Thus, Satyabhama resided in the minds of the poets and artists as somebody who not only had all the qualities of an uttama nayika but also the very human reactions which made her relatable to all. Into this historical legacy of poetry or kavya literature and performance traditions, Yati Narayana Teertha came with his Parijataapaharanamyakshaganam in the 16th c, for the Melattur Bhagavataha mela performers. Yati Narayana Teertha had already written his magnum opus Sri Krishna Leela Tarangini which is performed even to this day. In Parjataapaharanam, the story unfolds with Satyabhama feeling deep sorrow on Krishna being away from her, and disappointment about Krishna giving the coveted celestial flower Parijata to Rukmini. Eventually Krishna tries to console her and they both set out to get the entire Parijata tree and the drama ends in praise of Lord Krishna by Indra.
Siddhendra Yogi wrote Bhama Kalapam for the Kuchipudi performers to present the story of Krishna and Satyabhama in a version that advocated his philosophies. His remains the main influence as accepted by scholars today in what constitute the important elements of Kuchipudi.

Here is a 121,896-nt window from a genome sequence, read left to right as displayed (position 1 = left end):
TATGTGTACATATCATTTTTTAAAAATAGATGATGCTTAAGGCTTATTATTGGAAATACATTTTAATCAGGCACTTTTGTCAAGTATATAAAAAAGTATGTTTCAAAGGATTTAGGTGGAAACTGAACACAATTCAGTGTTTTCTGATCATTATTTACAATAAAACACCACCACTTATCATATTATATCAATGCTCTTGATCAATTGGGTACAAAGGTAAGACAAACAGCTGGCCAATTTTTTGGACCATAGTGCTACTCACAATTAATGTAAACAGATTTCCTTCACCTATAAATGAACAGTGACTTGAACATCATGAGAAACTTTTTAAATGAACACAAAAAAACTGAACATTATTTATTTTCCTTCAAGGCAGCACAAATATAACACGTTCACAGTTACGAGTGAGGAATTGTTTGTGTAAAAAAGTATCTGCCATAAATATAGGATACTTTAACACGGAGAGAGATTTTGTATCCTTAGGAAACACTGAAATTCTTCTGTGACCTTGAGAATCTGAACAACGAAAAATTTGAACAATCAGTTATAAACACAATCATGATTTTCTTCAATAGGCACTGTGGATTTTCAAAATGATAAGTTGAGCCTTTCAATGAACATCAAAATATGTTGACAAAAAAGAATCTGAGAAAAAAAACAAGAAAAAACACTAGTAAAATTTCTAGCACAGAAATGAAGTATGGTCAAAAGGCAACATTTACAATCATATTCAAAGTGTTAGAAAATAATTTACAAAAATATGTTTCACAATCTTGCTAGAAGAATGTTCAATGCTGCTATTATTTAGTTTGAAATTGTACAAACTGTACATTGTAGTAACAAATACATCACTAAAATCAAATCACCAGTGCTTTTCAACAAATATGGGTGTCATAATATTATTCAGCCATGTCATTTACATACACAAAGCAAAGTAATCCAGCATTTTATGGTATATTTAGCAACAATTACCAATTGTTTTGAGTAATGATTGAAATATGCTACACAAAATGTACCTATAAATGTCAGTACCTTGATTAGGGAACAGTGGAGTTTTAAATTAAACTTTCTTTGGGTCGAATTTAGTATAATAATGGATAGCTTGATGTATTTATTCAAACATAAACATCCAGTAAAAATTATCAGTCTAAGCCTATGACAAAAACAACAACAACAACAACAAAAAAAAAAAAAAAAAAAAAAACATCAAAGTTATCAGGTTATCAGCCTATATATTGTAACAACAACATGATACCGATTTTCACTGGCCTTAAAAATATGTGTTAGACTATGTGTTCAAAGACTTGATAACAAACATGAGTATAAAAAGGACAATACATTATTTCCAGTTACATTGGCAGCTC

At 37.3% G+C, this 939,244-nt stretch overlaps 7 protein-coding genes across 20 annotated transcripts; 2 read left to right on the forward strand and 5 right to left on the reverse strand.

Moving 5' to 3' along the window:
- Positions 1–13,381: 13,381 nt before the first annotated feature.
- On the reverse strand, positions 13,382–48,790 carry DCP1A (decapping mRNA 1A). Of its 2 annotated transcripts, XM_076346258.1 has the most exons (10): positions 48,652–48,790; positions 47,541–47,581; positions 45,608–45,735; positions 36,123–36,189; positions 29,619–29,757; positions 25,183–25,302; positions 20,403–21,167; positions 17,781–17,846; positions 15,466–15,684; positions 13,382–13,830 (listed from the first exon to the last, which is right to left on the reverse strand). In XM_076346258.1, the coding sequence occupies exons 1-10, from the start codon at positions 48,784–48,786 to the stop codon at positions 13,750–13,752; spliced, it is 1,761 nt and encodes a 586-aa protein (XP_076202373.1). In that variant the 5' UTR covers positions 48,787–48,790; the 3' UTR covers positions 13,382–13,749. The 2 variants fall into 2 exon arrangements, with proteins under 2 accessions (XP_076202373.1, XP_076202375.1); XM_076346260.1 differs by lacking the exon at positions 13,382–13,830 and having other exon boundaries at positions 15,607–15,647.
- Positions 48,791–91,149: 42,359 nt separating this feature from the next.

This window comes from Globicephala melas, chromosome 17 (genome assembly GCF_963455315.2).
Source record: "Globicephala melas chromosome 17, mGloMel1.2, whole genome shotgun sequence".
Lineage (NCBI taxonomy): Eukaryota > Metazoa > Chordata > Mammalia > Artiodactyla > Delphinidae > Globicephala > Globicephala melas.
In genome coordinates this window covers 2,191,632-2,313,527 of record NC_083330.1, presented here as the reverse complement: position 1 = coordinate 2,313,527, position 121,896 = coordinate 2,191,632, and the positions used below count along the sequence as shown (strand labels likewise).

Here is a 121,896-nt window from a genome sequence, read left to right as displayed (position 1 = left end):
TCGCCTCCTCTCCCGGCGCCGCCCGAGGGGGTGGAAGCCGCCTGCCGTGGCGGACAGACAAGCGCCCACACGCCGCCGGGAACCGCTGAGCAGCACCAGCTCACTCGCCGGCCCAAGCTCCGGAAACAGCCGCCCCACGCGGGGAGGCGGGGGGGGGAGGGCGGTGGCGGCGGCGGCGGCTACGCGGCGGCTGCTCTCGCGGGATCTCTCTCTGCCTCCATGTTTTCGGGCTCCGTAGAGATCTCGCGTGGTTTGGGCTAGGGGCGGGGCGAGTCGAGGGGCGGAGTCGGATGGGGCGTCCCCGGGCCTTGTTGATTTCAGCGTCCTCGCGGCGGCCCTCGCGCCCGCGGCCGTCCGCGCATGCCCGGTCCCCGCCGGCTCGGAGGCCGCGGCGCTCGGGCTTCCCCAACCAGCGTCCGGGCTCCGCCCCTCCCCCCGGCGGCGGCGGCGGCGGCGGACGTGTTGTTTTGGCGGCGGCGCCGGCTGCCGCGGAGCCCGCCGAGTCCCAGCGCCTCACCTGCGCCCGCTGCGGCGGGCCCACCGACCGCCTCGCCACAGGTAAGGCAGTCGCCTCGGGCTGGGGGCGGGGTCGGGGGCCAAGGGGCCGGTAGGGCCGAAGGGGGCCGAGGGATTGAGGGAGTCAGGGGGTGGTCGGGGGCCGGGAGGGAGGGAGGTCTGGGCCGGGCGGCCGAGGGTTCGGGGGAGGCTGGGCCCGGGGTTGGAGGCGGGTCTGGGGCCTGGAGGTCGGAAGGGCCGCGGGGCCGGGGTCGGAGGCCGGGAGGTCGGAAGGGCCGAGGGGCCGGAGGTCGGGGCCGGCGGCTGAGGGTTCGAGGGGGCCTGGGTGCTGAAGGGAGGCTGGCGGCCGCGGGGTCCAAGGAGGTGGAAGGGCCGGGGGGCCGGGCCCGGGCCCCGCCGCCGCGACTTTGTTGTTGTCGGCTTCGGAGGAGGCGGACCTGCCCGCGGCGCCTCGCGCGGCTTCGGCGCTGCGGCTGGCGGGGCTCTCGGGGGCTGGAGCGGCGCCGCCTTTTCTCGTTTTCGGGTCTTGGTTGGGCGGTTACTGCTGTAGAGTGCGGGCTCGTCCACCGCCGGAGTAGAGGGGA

When we say that a dance is Shaivite based or Vaishnavite based, are we talking only about the content, or is there a large philosophical and aesthetic distinction? Almost all our dance forms such as Kathak which often recounts childhood and adult episodes of Krishna, Kuchipudi, Odissi focusing on Krishna as Jagannath, Sattriya (the Krishna focussed monasteries of Assam), Mohiniyattam, the seductress avatar of Vishnu are based on Vaishnavite traditions.
I would begin here by the example of the classical dance of Mohiniattam from Kerala which traces its origin to the Mohini rupa of Lord Vishnu. Scholars like Kavalam Narayana Pannicker and Dr (Smt) Kanak Rele have done a lot of research on the subject of Mohinattam technique or movements . They have proven beyond doubt that the movements of the dance style are based on Vaishnavite philosophies.